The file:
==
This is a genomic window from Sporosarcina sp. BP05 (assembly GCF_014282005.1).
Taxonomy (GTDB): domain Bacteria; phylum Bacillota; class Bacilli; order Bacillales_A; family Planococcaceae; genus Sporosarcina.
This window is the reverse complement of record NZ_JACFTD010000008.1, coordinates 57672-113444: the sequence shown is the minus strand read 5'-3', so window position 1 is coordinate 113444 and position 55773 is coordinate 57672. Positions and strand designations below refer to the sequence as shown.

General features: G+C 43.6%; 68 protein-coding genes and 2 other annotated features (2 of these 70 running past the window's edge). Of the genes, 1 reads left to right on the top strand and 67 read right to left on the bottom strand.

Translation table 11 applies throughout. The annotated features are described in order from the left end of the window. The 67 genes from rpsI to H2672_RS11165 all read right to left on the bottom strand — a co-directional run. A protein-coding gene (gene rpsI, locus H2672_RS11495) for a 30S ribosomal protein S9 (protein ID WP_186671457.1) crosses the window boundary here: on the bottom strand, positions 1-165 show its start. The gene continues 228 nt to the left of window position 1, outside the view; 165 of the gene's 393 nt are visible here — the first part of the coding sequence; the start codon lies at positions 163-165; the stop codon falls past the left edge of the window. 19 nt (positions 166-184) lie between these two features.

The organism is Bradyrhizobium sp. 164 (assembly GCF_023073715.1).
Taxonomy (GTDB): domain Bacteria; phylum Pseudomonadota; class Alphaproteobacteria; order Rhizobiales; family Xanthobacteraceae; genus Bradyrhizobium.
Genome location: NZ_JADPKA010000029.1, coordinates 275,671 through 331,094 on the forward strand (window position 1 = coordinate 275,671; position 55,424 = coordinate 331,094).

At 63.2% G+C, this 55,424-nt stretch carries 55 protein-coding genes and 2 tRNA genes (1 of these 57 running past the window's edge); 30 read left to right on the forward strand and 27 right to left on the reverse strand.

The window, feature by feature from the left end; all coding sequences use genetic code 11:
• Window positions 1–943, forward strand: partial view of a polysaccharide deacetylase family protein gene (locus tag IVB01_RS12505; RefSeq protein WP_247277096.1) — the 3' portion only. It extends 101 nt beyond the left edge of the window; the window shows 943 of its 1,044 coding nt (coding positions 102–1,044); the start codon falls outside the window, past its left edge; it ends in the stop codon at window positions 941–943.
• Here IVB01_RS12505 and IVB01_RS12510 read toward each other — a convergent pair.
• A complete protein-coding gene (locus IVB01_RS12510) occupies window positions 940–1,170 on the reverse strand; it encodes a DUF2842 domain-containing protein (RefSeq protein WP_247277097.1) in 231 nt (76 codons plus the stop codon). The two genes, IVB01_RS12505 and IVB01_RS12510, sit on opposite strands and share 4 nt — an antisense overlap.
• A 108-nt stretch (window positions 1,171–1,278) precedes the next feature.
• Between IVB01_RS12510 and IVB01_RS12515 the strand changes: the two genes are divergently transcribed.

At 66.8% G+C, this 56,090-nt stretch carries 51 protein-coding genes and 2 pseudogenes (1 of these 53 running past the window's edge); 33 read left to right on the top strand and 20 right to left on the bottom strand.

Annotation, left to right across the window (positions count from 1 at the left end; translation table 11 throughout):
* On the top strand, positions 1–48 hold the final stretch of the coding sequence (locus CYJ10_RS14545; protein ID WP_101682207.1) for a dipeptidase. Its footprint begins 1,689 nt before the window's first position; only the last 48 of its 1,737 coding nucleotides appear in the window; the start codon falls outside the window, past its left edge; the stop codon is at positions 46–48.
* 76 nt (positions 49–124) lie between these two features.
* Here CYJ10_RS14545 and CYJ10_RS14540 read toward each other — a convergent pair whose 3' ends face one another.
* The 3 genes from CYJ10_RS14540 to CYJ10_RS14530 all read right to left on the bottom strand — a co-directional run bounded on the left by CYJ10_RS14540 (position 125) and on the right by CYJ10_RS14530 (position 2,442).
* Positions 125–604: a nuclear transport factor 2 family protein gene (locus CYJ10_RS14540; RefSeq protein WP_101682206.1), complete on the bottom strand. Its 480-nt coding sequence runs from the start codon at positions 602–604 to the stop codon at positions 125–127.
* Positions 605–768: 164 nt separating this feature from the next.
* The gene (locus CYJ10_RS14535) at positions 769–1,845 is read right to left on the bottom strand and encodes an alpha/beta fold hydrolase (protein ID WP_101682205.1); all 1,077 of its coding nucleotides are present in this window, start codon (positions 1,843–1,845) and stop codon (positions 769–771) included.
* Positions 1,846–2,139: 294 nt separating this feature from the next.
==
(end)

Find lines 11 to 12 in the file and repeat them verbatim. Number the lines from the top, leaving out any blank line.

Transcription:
• Window positions 1–943, forward strand: partial view of a polysaccharide deacetylase family protein gene (locus tag IVB01_RS12505; RefSeq protein WP_247277096.1) — the 3' portion only. It extends 101 nt beyond the left edge of the window; the window shows 943 of its 1,044 coding nt (coding positions 102–1,044); the start codon falls outside the window, past its left edge; it ends in the stop codon at window positions 941–943.
• Here IVB01_RS12505 and IVB01_RS12510 read toward each other — a convergent pair.